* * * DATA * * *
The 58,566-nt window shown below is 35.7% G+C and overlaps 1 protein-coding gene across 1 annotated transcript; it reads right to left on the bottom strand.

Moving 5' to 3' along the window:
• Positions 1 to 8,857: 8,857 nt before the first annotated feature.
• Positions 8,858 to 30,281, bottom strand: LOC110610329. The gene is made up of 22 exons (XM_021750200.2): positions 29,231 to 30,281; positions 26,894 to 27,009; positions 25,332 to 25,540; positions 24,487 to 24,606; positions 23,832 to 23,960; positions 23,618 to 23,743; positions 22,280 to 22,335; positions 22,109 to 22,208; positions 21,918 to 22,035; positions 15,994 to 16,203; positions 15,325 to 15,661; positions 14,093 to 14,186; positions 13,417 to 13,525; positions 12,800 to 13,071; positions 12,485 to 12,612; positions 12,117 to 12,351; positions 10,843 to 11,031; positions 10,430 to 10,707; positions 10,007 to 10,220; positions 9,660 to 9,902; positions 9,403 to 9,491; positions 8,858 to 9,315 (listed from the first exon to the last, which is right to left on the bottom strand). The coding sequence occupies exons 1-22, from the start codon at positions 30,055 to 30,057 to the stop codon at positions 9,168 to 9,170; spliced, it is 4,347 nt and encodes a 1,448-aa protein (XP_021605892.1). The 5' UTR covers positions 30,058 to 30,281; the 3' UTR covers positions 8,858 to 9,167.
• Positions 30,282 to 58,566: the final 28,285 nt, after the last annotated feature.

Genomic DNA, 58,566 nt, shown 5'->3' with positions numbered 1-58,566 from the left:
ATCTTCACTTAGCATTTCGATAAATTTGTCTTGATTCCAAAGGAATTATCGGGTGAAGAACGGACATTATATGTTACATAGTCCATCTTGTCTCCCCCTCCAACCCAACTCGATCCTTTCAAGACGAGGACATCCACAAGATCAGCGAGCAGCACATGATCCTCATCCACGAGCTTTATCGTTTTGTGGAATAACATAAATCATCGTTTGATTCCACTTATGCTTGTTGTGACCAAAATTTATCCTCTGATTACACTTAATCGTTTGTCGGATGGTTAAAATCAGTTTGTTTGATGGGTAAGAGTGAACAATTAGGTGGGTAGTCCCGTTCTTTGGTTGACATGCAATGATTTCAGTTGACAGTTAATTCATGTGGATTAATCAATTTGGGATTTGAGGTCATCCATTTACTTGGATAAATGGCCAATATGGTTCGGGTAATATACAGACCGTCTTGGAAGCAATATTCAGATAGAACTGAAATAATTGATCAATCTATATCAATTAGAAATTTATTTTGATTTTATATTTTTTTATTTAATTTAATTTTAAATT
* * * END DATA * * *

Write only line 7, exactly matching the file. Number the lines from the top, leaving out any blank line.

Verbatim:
ATCTTCACTTAGCATTTCGATAAATTTGTCTTGATTCCAAAGGAATTATCGGGTGAAGAACGGACATTATATGTTACATAGTCCATCTTGTCTCCCCCTCCAACCCAACTCGATCCTTTCAAGACGAGGACATCCACAAGATCAGCGAGCAGCACATGATCCTCATCCACGAGCTTTATCGTTTTGTGGAATAACATAAATCATCGTTTGATTCCACTTATGCTTGTTGTGACCAAAATTTATCCTCTGATTACACTTAATCGTTTGTCGGATGGTTAAAATCAGTTTGTTTGATGGGTAAGAGTGAACAATTAGGTGGGTAGTCCCGTTCTTTGGTTGACATGCAATGATTTCAGTTGACAGTTAATTCATGTGGATTAATCAATTTGGGATTTGAGGTCATCCATTTACTTGGATAAATGGCCAATATGGTTCGGGTAATATACAGACCGTCTTGGAAGCAATATTCAGATAGAACTGAAATAATTGATCAATCTATATCAATTAGAAATTTATTTTGATTTTATATTTTTTTATTTAATTTAATTTTAAATT